The Corner

National Security & Defense

After Khamenei Rejects Key U.S. Concession, Kerry Concedes It Anyway

In response to Latest On Title Vi

I wrote in a June 15 NRO article about how the Obama administration, in a bid to resolve a deadlock in the nuclear talks with Iran, reportedly proposed closing the book on past Iranian nuclear weapons-related work and limiting IAEA inspections to declared, non-military facilities. In exchange, Iran was to agree to token inspections of a handful of military and suspect nuclear sites. Instead of inspecting non-declared nuclear sites and military sites, Obama administration officials proposed using intelligence means to monitor them. Iranian supreme leader Khamenei reportedly rejected this proposed U.S. concession.

Yet in spite of Khamenei’s rejection, Secretary of State John Kerry has apparently decided to go ahead with at least part of this concession. NR’s Patrick Brennan wrote in the Corner yesterday that Kerry said to reporters during an April 16 video call: “We are not fixated on Iran specifically accounting for what they did at one point in time or another. We know what they did.”

Kerry also said in response to a question from a reporter: “We have absolute knowledge with respect to the certain military activities they were engaged in.”

Brennan noted how the Wisconsin Project, a well-regarded arms-control think tank, believes a meaningful nuclear agreement with Iran is impossible unless it owns up to its past nuclear weapons-related research. IAEA inspectors need a baseline for nuclear inspections — they also need to know where to inspect. 

I agree, but I would add that it was extremely foolish for Kerry to assert that the United States knows what Iran did concerning covert nuclear-weapons activities. The truth is that U.S. intelligence has a poor record in detecting covert nuclear activities.  We only know about several previously secret nuclear sites in Iran because they were disclosed by the National Council of Resistance of Iran (NCRI), an Iranian opposition group. In late 2010, the U.S. Intelligence Community was forced to reverse its position that North Korea probably was not pursuing uranium enrichment after North Korean officials showed a fully operational uranium enrichment facility to a visiting team of former U.S. officials and academics.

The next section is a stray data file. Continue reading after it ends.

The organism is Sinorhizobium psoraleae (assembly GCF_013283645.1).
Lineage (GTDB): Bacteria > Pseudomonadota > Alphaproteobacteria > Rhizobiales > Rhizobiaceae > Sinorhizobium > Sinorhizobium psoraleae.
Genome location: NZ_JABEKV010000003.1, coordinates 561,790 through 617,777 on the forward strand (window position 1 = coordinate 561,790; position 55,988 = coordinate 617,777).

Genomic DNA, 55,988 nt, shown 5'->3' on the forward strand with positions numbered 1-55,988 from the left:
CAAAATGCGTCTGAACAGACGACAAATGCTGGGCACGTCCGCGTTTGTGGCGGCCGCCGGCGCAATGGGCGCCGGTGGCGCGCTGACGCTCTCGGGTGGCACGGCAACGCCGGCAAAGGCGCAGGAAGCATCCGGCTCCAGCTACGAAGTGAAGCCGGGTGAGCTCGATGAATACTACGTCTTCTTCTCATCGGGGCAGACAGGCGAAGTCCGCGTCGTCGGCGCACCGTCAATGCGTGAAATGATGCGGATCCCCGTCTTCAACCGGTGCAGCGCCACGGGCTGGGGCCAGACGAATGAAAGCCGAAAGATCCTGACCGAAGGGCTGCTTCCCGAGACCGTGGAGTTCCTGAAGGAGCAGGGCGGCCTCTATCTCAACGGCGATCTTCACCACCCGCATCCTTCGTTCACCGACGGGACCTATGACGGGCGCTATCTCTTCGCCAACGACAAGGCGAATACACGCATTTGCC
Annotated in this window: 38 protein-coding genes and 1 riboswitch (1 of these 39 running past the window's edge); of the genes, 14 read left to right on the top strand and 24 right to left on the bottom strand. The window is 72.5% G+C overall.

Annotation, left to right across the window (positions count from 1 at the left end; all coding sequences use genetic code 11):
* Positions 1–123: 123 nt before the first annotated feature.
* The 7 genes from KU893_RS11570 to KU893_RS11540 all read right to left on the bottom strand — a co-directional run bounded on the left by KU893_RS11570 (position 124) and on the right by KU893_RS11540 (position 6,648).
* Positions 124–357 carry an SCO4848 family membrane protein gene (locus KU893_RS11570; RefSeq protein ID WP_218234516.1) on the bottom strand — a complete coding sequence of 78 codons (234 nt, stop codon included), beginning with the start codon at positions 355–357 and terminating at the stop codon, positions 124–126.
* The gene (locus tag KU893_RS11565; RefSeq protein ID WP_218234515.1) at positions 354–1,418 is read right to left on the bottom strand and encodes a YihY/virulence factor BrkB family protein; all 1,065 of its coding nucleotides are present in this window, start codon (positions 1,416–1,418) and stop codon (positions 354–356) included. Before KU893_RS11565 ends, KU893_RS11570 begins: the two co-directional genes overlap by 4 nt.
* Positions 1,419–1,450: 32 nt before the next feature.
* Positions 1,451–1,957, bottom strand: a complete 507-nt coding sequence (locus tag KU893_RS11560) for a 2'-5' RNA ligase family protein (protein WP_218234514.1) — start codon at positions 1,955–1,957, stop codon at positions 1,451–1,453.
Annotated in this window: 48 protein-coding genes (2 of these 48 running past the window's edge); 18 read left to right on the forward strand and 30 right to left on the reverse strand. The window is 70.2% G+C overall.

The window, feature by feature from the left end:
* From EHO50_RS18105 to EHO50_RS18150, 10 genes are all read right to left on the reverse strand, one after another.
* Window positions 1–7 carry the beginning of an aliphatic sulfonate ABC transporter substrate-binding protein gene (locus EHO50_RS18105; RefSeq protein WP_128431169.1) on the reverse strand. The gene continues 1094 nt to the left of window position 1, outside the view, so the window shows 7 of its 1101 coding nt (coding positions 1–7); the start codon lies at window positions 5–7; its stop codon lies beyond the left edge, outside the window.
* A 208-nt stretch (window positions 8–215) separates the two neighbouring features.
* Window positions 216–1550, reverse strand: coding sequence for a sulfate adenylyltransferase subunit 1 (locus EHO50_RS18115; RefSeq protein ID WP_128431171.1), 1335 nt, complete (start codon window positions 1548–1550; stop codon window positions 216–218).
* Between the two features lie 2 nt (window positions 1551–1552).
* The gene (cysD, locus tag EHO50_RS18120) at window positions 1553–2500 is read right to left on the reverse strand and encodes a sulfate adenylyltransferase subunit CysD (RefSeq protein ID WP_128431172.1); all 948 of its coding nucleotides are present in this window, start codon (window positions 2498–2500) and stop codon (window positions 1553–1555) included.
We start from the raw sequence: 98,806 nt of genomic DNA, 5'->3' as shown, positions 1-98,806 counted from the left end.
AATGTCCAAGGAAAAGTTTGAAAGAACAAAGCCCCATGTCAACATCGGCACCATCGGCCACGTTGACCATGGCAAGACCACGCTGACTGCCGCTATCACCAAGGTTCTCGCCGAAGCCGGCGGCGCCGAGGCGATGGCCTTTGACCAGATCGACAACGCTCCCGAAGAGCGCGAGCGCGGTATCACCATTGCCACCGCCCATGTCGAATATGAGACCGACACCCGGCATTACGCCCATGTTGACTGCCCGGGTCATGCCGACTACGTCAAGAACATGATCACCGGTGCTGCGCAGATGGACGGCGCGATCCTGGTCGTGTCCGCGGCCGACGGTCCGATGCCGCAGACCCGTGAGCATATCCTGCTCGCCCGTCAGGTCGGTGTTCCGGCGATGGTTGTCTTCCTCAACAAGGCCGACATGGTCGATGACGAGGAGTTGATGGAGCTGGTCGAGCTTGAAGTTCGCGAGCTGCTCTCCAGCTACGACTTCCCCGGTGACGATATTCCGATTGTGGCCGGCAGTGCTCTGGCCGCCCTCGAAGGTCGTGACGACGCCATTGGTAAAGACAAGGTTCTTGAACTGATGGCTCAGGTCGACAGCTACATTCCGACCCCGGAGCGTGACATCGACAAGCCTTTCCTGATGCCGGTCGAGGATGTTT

The Silverman-Robb WMD Commission said it its 2004 report, “Across the board, the intelligence community knows disturbingly little about the nuclear programs of many of the world’s most dangerous actors.” Based on my experience working on this issue for CIA, the State Department, and the House Intelligence Committee staff, I believe this is still the case for nuclear-weapons programs in Iran and North Korea.

One final observation. Although Kerry did not say in his April 16 video call that the United States will drop inspections of military and non-declared suspect nuclear sites and instead use intelligence means to monitor such sites, I believe his statements indicate the U.S. will also make a one-sided concession on this point.

Israeli Prime Minister Benjamin Netanyahu got it right when he said on Sunday, “To our regret, the reports that are coming in from the world powers attest to an acceleration of concessions by them in the face of Iranian stubbornness.  From the outset, the agreement being put together looked bad. It looks worse and worse with each passing day.” 

— Fred Fleitz is senior vice president for policy and programs for the Center for Security Policy. He worked in national-security positions for 25 years with the CIA, the State Department, and the House Intelligence Committee. Follow him on Twitter @fredfleitz.

Fred Fleitz, president of the Center for Security Policy, served in 2018 as deputy assistant to the president and to the chief of staff of the National Security Council. He previously held national-security jobs with the CIA, the DIA, the Department of State, and the House Intelligence Committee staff. He is the editor of the 2020 book Defending against Biothreats.

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